To celebrate 60 years of making trucks in Brazil, the engineers at Ford decided to create something for the people who drive them. Specifically, they invented a cap that senses when a driver is about to fall asleep, and uses light, sound and vibration to wake them back up.
The hat, called the SafeCap, was produced in collaboration with the Sao Paolo-based creative firm GTB. Together, the two companies studied the differences in how drivers normally move their heads (checking a blind spot or glancing down at the speedometer, for instance) and the motions commonly associated with dozing off—an action that can often be fatal. SafeCap, equipped with a gyroscope and an accelerometer, can distinguish between the two types of movement. And when it senses its wearer is falling asleep at the wheel, the hat starts vibrating, making noise, and flashing lights from the brim until it detects the driver is awake.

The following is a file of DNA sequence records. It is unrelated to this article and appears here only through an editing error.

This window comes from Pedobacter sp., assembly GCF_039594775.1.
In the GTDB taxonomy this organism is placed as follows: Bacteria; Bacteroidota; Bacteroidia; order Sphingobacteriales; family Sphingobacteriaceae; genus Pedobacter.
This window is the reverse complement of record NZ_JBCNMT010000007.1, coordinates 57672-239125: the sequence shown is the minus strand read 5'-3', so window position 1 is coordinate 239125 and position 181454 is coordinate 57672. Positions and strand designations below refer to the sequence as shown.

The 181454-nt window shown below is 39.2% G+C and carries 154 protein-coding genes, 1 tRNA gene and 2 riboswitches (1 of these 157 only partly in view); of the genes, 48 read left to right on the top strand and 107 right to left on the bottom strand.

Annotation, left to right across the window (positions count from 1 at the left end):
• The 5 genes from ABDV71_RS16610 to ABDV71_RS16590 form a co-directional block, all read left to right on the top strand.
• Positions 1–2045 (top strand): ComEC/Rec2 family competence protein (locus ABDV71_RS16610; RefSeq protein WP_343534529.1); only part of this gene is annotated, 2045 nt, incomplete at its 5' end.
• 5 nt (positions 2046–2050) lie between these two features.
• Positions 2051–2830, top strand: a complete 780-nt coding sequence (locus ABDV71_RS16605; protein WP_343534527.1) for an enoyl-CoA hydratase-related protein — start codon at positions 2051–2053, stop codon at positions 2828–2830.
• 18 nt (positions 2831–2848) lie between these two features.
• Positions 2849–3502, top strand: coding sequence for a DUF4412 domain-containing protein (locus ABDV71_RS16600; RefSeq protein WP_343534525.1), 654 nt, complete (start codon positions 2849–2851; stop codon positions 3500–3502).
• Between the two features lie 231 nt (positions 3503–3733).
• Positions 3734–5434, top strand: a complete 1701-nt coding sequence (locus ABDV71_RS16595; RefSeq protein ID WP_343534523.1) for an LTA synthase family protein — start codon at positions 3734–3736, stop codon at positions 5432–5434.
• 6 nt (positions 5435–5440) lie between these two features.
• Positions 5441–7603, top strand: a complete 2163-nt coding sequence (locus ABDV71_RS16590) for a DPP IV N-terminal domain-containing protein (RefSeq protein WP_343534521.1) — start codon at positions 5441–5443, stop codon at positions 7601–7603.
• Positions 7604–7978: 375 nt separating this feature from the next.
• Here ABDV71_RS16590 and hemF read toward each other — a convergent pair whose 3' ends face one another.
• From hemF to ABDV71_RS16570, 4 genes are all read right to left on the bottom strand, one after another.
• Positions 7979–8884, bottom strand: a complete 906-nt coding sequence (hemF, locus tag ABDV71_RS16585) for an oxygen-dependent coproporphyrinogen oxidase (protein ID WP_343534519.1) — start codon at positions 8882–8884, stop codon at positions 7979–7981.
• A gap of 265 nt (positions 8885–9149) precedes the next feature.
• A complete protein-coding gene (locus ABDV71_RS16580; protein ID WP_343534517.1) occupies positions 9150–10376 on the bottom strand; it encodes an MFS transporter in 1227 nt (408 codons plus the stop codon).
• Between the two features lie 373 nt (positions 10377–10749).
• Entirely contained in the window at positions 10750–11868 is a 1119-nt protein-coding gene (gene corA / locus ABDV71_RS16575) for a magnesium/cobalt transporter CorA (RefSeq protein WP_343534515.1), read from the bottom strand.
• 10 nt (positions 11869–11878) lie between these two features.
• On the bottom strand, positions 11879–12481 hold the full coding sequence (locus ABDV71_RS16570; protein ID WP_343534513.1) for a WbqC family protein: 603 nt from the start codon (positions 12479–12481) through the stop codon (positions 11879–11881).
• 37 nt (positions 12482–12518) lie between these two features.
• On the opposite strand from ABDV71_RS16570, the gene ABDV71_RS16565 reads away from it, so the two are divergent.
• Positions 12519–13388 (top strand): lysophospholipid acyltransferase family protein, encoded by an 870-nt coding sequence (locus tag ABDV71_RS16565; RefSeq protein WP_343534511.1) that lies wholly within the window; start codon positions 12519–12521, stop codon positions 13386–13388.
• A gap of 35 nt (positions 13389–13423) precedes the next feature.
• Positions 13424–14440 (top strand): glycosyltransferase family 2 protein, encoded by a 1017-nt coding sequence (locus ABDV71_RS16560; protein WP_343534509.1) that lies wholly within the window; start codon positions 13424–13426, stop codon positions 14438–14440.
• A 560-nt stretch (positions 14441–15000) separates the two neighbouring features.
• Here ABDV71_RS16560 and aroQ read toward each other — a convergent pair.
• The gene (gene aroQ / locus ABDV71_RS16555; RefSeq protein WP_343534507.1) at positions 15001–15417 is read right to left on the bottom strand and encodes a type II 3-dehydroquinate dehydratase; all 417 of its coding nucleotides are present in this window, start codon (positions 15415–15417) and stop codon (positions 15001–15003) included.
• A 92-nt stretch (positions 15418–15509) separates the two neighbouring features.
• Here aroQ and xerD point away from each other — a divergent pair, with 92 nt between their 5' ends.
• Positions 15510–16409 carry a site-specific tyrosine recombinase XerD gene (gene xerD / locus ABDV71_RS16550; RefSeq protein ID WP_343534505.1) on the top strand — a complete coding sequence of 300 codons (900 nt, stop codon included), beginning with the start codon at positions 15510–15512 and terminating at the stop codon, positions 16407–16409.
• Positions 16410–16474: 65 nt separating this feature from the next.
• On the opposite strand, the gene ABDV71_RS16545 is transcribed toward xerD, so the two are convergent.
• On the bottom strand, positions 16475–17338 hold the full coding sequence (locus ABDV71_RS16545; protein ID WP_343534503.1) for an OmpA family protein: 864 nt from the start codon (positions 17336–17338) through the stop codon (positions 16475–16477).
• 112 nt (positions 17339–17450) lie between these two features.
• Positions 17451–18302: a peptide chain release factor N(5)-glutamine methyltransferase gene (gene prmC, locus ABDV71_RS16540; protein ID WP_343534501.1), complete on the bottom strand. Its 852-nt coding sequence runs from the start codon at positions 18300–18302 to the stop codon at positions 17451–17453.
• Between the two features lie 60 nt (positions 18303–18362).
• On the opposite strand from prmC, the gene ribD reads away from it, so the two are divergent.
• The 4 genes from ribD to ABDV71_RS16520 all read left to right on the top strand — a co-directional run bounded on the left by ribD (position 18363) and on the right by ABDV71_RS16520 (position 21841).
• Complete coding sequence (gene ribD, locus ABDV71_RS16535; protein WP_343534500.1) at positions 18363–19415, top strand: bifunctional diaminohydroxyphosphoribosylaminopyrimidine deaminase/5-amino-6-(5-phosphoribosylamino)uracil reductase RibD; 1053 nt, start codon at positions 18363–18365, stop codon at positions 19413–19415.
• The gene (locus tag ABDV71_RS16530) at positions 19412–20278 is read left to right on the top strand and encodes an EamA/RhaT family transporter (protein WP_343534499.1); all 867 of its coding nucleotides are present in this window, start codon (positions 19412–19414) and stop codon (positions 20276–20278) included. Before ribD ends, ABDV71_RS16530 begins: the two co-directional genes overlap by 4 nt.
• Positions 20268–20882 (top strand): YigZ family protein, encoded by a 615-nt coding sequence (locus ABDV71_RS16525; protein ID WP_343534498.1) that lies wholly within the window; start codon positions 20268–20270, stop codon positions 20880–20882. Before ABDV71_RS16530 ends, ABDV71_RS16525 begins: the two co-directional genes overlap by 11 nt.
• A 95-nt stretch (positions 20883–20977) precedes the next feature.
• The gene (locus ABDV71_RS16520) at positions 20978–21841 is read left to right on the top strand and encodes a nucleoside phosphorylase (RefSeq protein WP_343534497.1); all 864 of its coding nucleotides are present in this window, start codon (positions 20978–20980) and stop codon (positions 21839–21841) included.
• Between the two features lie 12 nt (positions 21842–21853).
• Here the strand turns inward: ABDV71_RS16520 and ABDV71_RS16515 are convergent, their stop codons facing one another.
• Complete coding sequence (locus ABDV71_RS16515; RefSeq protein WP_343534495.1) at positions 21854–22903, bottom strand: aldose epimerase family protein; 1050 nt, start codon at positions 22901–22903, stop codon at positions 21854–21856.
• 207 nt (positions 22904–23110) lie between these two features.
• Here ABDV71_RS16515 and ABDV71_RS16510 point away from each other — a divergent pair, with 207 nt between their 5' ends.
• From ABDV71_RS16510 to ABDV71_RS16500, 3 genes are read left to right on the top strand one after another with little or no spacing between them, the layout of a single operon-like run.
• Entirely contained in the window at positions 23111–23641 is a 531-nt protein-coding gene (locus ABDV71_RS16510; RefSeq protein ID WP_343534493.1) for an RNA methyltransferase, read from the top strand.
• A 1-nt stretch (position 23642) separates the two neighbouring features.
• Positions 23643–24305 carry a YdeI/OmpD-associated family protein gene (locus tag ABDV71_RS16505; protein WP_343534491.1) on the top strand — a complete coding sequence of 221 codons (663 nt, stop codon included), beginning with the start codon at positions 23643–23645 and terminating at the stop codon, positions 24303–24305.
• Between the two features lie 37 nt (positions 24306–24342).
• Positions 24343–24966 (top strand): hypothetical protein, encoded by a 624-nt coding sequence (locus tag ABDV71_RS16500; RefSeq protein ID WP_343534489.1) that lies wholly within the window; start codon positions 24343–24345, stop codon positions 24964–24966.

While it was created as a concept piece for truckers, who can drive up to 11 hours in a single shift, Ford is hopeful that it can improve the hat and make it available to drivers in other countries.
“We are working to scale this product,” Oswaldo Ramos, Ford’s head of sales, marketing and service in Brazil, in an interview with Fast Company. “And would appreciate any insights or suggestions from partners around the world regarding how to make the SafeCap more effective and efficient.”
And if it means one less sleepy driver on the road, the effort will be worth it.